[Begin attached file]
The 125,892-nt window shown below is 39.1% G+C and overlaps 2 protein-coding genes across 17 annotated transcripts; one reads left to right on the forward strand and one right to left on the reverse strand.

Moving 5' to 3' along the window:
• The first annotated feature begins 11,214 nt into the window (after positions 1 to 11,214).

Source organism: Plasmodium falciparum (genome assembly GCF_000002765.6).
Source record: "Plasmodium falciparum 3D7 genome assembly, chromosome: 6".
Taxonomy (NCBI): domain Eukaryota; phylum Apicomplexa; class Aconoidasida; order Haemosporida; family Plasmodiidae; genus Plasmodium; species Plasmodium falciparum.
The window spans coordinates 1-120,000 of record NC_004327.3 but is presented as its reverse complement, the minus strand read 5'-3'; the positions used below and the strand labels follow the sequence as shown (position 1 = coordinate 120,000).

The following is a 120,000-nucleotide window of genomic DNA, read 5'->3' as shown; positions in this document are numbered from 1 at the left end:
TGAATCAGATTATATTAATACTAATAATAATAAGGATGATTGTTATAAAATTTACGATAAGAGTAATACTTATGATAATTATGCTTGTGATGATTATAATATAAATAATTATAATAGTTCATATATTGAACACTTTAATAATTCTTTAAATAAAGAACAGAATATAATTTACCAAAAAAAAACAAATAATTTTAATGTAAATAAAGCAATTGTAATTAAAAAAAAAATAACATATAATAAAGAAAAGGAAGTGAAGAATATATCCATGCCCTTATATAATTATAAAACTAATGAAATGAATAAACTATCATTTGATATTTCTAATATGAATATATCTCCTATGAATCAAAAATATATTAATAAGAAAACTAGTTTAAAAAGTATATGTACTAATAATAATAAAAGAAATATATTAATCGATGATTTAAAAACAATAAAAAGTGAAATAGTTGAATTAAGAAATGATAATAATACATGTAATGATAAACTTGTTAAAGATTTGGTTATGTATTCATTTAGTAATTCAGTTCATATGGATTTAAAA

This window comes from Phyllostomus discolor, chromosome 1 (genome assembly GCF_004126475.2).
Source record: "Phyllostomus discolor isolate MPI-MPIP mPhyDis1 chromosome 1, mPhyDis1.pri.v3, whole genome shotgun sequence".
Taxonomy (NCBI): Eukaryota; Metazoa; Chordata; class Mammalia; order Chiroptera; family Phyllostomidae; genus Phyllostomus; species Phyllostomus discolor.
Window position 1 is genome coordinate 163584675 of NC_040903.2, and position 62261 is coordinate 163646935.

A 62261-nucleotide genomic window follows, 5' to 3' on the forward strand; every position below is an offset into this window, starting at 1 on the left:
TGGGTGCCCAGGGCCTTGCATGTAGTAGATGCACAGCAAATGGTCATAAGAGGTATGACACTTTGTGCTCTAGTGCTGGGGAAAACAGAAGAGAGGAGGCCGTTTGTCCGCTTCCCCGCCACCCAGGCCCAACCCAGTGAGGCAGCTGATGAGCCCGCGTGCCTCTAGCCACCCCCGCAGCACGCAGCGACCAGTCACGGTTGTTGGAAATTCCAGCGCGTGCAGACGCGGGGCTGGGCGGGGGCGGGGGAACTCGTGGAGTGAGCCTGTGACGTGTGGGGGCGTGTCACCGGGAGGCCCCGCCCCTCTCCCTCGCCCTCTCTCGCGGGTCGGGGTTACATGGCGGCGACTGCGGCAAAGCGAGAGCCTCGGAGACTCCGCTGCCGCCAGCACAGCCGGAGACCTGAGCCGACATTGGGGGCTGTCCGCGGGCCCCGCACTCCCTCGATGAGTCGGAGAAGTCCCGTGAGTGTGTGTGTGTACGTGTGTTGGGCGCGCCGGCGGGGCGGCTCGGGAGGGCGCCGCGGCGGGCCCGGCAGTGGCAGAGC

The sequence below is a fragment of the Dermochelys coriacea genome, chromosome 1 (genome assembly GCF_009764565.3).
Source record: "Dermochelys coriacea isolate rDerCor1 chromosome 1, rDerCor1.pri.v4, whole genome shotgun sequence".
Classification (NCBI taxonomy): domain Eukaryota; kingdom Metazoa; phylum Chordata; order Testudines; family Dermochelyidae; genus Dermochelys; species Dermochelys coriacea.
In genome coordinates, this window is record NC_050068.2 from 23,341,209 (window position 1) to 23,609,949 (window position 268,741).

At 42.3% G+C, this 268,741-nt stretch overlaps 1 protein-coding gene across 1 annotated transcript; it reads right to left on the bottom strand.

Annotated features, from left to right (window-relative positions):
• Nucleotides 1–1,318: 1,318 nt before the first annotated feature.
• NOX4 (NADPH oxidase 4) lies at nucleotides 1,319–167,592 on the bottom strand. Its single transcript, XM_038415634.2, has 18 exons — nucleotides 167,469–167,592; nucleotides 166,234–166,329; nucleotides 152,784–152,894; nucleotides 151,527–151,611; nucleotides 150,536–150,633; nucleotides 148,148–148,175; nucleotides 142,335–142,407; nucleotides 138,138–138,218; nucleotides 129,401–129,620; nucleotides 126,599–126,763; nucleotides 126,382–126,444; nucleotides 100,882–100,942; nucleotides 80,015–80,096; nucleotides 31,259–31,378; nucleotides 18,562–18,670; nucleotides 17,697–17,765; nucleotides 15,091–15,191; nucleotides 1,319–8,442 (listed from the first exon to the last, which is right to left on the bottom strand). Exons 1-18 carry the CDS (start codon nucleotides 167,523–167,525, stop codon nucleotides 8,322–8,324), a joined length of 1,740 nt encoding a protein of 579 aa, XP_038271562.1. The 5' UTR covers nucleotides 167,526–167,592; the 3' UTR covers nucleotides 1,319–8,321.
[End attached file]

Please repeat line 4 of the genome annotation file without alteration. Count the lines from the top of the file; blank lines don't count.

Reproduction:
Source organism: Plasmodium falciparum (genome assembly GCF_000002765.6).